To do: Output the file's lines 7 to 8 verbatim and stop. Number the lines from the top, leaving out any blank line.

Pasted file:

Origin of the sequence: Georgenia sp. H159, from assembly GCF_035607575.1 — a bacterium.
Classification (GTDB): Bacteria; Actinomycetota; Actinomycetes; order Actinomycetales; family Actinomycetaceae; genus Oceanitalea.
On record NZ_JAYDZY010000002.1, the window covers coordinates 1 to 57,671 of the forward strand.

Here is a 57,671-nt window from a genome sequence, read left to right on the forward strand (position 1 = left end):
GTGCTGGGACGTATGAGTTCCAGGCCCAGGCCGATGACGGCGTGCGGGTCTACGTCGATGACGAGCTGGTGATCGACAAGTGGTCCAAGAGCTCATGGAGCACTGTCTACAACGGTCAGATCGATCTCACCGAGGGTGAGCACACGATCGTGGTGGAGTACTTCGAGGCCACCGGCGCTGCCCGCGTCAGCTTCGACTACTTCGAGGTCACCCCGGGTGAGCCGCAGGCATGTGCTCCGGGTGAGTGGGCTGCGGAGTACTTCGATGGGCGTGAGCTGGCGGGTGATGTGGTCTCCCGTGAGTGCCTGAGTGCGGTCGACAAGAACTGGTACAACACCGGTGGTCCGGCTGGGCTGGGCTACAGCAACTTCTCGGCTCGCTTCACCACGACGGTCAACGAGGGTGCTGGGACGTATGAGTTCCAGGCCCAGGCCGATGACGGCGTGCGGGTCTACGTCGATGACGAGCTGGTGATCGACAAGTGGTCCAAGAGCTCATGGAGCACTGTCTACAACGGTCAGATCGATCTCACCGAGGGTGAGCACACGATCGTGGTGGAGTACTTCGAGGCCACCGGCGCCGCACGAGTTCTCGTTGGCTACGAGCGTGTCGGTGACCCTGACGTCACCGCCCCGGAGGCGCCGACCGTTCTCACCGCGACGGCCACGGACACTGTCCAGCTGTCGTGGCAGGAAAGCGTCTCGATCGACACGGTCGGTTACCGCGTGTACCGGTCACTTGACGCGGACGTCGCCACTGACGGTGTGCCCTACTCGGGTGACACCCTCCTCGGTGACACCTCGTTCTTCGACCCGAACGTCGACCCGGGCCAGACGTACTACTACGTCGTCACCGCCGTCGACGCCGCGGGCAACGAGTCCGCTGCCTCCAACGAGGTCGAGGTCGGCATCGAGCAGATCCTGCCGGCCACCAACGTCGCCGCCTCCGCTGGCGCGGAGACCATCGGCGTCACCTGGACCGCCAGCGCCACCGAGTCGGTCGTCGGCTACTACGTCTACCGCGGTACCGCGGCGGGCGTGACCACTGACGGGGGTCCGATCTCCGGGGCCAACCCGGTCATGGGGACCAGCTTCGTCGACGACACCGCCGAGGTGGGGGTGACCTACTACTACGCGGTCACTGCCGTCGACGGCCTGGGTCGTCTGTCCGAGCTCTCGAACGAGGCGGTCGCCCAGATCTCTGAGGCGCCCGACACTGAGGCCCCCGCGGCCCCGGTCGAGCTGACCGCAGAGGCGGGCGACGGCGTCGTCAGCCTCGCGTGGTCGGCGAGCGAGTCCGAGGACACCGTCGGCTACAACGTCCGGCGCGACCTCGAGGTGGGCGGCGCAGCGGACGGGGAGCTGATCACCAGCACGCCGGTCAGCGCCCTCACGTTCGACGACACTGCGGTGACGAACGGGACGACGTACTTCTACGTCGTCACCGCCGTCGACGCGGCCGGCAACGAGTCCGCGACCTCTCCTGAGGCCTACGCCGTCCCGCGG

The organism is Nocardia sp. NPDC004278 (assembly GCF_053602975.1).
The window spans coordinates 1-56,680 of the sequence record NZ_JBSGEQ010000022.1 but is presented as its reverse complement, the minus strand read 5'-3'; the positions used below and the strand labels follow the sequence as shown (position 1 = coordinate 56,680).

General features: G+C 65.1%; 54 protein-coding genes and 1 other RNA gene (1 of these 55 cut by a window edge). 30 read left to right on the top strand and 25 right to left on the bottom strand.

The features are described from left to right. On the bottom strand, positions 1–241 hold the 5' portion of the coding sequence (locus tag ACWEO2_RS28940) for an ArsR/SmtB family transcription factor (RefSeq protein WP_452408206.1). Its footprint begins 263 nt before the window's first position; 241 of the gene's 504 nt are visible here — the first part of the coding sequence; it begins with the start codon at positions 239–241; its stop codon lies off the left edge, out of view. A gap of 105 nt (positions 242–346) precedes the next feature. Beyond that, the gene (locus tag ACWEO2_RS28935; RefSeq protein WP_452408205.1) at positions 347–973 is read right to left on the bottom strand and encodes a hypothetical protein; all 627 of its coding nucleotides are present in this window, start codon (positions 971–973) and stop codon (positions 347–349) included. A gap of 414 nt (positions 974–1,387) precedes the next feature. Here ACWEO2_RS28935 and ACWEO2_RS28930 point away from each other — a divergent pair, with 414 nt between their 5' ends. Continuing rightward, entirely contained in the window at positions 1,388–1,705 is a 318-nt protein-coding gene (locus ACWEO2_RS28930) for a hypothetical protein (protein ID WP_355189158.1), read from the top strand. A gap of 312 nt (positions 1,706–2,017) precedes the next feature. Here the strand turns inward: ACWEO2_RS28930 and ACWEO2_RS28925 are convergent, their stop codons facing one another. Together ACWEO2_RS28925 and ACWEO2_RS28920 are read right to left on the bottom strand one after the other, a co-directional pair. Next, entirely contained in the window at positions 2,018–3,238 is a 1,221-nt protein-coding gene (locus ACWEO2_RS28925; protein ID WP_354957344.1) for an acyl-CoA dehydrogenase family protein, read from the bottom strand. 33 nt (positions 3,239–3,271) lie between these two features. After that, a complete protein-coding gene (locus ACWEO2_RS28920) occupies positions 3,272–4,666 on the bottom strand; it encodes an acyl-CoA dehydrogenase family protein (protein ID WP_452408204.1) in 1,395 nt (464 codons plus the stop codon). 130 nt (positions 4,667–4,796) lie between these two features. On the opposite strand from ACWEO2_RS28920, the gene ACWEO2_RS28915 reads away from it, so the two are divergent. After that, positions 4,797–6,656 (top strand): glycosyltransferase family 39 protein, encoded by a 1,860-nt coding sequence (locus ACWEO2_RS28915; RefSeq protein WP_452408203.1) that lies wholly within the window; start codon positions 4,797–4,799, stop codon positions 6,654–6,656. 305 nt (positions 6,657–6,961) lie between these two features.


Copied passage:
The window spans coordinates 1-56,680 of the sequence record NZ_JBSGEQ010000022.1 but is presented as its reverse complement, the minus strand read 5'-3'; the positions used below and the strand labels follow the sequence as shown (position 1 = coordinate 56,680).

General features: G+C 65.1%; 54 protein-coding genes and 1 other RNA gene (1 of these 55 cut by a window edge). 30 read left to right on the top strand and 25 right to left on the bottom strand.